This amendment has worked well. Religious aged-care homes have continued to grow and operate. The amendment proves that religious bodies do not need a right to discriminate to operate effectively.
Further amendments are now needed to give full effect to the principle that organisations that operate on public funding should abide by public standards.
Your 2013 amendment should be extended to prohibit religious bodies from engaging in discrimination in the provision of any government-funded service or program. No organisation should be permitted to discriminate against people on the basis of any of the attributes protected by federal anti-discrimination laws when providing government-funded services or programs.
In particular, your 2013 amendment should be extended so that it protects staff engaged to provide government-funded services and programs. This principle already has support within Labor. In 2018, senior Labor members told parliament that religious exemptions in the school context should be removed for both students and staff.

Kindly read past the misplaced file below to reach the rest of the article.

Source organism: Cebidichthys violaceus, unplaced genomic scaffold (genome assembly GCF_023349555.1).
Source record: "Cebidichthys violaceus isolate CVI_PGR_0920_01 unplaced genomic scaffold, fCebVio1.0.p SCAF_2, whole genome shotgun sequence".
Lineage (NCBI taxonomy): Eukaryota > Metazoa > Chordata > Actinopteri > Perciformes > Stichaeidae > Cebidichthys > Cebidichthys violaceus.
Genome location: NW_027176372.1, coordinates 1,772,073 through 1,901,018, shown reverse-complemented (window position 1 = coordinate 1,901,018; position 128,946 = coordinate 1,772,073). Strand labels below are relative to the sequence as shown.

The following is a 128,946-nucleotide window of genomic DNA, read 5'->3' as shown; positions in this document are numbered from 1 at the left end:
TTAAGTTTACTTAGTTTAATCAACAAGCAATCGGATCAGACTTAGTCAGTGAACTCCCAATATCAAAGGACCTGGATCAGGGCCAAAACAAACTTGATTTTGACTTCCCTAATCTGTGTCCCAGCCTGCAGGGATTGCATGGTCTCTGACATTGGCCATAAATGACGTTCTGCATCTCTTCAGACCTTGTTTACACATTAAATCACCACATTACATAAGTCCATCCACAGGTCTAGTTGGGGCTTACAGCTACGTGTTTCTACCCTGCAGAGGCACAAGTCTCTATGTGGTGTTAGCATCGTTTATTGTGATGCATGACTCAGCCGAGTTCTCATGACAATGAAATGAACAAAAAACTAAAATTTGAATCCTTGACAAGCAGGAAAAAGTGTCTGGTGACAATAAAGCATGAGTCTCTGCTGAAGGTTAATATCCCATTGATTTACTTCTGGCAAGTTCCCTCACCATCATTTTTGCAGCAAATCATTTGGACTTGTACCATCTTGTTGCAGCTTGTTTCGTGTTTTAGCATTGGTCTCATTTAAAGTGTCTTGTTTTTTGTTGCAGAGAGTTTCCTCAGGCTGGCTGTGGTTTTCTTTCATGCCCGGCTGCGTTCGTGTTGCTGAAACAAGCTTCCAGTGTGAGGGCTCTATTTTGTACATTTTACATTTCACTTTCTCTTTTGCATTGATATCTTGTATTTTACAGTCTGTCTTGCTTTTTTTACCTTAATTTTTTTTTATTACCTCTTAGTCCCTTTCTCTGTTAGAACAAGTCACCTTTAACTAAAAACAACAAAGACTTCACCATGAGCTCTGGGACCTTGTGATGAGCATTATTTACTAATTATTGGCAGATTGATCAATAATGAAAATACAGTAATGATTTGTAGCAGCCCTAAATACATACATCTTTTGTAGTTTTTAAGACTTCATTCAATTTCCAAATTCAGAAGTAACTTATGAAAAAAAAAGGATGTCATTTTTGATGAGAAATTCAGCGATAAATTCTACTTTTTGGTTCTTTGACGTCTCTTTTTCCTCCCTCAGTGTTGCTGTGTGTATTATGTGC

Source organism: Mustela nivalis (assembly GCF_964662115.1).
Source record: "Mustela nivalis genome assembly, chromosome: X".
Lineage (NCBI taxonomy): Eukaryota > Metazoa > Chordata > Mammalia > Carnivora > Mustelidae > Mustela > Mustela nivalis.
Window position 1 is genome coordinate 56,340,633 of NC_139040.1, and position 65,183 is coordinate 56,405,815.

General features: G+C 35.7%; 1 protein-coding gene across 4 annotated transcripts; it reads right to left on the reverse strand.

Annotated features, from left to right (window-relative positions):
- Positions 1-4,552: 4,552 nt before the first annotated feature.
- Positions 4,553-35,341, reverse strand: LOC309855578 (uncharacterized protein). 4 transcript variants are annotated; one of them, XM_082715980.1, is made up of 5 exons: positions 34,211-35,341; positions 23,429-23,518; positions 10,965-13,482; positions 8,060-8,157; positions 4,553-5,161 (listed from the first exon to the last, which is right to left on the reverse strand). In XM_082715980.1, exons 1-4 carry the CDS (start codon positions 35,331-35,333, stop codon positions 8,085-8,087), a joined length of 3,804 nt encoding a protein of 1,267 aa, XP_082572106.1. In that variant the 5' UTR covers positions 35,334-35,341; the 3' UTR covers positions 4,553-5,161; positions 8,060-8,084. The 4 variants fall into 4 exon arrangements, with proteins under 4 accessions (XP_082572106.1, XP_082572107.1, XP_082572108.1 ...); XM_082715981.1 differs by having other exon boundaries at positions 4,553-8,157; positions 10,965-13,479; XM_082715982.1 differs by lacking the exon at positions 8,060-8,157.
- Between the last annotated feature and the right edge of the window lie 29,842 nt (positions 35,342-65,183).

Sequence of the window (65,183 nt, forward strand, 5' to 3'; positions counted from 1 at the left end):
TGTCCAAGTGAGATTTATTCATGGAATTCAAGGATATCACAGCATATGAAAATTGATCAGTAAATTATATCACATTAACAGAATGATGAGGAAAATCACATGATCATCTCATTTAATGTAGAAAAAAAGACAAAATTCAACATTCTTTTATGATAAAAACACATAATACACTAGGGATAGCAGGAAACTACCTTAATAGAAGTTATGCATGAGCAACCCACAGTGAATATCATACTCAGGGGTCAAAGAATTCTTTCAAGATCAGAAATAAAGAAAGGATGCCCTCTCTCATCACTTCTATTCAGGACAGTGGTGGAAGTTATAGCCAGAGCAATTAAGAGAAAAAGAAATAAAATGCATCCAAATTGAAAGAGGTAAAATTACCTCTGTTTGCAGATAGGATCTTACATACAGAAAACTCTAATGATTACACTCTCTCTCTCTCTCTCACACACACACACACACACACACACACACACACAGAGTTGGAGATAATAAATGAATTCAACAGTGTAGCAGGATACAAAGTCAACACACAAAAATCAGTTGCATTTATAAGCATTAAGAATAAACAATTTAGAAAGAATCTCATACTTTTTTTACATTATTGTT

We agree. If it is unacceptable to discriminate against children and those who access government-funded services and programs on these grounds, then it is also unacceptable to discriminate against people staffing those services and programs.
Could you please let us know if you agree with these principles, and if so, whether you will use them when developing any new Religious Discrimination bill.
President, Rationalist Society of Australia